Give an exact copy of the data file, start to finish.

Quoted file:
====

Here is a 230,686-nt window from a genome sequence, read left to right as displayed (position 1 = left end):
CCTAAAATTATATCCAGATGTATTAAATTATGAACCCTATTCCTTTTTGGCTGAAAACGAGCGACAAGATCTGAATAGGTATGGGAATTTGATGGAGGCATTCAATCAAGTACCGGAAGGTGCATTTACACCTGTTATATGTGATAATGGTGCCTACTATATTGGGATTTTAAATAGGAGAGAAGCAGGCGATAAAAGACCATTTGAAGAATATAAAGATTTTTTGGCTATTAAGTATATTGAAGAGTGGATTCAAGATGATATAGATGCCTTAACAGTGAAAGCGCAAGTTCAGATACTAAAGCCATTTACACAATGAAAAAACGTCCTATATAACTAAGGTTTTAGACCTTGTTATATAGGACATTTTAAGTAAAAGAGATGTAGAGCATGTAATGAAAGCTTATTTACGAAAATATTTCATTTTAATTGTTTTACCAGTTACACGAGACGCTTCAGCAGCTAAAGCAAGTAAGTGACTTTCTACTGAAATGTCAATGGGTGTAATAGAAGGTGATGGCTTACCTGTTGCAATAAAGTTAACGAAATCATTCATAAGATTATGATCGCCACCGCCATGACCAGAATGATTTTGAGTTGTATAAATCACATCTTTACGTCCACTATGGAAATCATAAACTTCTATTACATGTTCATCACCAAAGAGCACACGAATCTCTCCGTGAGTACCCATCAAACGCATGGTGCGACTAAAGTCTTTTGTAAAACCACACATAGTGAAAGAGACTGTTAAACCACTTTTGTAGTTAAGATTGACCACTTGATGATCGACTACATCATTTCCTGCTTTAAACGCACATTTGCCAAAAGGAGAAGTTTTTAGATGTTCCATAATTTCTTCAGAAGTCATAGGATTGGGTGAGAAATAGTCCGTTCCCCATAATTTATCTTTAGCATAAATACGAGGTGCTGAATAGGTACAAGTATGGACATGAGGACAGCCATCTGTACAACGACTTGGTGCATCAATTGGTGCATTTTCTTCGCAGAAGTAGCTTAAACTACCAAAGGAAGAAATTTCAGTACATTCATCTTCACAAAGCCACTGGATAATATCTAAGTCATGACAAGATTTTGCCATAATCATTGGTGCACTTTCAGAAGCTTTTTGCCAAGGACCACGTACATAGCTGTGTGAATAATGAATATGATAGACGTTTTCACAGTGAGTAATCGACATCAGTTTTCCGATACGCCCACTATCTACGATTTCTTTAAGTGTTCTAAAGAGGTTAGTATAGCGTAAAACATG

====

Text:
Here is a 230,686-nt window from a genome sequence, read left to right as displayed (position 1 = left end):
CCTAAAATTATATCCAGATGTATTAAATTATGAACCCTATTCCTTTTTGGCTGAAAACGAGCGACAAGATCTGAATAGGTATGGGAATTTGATGGAGGCATTCAATCAAGTACCGGAAGGTGCATTTACACCTGTTATATGTGATAATGGTGCCTACTATATTGGGATTTTAAATAGGAGAGAAGCAGGCGATAAAAGACCATTTGAAGAATATAAAGATTTTTTGGCTATTAAGTATATTGAAGAGTGGATTCAAGATGATATAGATGCCTTAACAGTGAAAGCGCAAGTTCAGATACTAAAGCCATTTACACAATGAAAAAACGTCCTATATAACTAAGGTTTTAGACCTTGTTATATAGGACATTTTAAGTAAAAGAGATGTAGAGCATGTAATGAAAGCTTATTTACGAAAATATTTCATTTTAATTGTTTTACCAGTTACACGAGACGCTTCAGCAGCTAAAGCAAGTAAGTGACTTTCTACTGAAATGTCAATGGGTGTAATAGAAGGTGATGGCTTACCTGTTGCAATAAAGTTAACGAAATCATTCATAAGATTATGATCGCCACCGCCATGACCAGAATGATTTTGAGTTGTATAAATCACATCTTTACGTCCACTATGGAAATCATAAACTTCTATTACATGTTCATCACCAAAGAGCACACGAATCTCTCCGTGAGTACCCATCAAACGCATGGTGCGACTAAAGTCTTTTGTAAAACCACACATAGTGAAAGAGACTGTTAAACCACTTTTGTAGTTAAGATTGACCACTTGATGATCGACTACATCATTTCCTGCTTTAAACGCACATTTGCCAAAAGGAGAAGTTTTTAGATGTTCCATAATTTCTTCAGAAGTCATAGGATTGGGTGAGAAATAGTCCGTTCCCCATAATTTATCTTTAGCATAAATACGAGGTGCTGAATAGGTACAAGTATGGACATGAGGACAGCCATCTGTACAACGACTTGGTGCATCAATTGGTGCATTTTCTTCGCAGAAGTAGCTTAAACTACCAAAGGAAGAAATTTCAGTACATTCATCTTCACAAAGCCACTGGATAATATCTAAGTCATGACAAGATTTTGCCATAATCATTGGTGCACTTTCAGAAGCTTTTTGCCAAGGACCACGTACATAGCTGTGTGAATAATGAATATGATAGACGTTTTCACAGTGAGTAATCGACATCAGTTTTCCGATACGCCCACTATCTACGATTTCTTTAAGTGTTCTAAAGAGGTTAGTATAGCGTAAAACATG